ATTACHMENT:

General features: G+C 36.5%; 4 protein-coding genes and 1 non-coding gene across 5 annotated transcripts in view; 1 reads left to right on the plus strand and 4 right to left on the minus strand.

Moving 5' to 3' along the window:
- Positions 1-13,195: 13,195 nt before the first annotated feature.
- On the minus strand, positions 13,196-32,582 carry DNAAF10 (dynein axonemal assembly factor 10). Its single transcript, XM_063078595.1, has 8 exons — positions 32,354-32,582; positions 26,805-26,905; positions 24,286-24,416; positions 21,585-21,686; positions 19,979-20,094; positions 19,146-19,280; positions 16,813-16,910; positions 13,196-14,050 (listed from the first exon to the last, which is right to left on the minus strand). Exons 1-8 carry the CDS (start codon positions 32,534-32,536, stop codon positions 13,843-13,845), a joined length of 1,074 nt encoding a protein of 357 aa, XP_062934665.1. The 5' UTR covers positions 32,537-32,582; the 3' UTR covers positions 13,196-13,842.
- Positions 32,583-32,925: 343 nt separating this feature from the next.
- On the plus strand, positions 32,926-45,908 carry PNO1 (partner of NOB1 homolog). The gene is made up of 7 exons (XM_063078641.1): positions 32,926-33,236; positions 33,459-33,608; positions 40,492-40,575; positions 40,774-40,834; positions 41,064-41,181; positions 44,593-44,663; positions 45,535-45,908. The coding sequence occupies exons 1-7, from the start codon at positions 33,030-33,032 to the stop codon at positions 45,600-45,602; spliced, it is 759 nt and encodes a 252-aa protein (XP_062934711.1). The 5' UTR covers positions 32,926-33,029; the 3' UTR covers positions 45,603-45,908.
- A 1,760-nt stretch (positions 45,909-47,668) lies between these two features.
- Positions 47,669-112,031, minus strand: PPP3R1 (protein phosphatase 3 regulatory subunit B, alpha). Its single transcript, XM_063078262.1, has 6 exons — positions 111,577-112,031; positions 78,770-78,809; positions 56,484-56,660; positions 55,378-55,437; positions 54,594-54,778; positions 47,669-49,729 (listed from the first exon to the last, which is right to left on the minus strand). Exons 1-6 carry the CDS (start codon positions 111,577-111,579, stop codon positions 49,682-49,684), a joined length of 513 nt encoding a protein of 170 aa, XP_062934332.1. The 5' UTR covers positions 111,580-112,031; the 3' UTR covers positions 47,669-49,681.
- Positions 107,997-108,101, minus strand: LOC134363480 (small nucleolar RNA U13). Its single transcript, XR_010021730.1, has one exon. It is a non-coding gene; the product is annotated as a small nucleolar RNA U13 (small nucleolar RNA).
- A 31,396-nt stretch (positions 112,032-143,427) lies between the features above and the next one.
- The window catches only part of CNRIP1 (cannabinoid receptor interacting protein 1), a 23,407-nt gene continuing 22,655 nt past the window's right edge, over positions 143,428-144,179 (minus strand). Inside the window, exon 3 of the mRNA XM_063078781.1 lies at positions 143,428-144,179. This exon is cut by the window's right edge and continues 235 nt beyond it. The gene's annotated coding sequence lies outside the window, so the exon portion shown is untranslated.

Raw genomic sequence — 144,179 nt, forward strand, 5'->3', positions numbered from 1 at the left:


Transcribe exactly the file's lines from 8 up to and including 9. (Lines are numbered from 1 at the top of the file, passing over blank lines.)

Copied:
- Positions 47,669-112,031, minus strand: PPP3R1 (protein phosphatase 3 regulatory subunit B, alpha). Its single transcript, XM_063078262.1, has 6 exons — positions 111,577-112,031; positions 78,770-78,809; positions 56,484-56,660; positions 55,378-55,437; positions 54,594-54,778; positions 47,669-49,729 (listed from the first exon to the last, which is right to left on the minus strand). Exons 1-6 carry the CDS (start codon positions 111,577-111,579, stop codon positions 49,682-49,684), a joined length of 513 nt encoding a protein of 170 aa, XP_062934332.1. The 5' UTR covers positions 111,580-112,031; the 3' UTR covers positions 47,669-49,681.
- Positions 107,997-108,101, minus strand: LOC134363480 (small nucleolar RNA U13). Its single transcript, XR_010021730.1, has one exon. It is a non-coding gene; the product is annotated as a small nucleolar RNA U13 (small nucleolar RNA).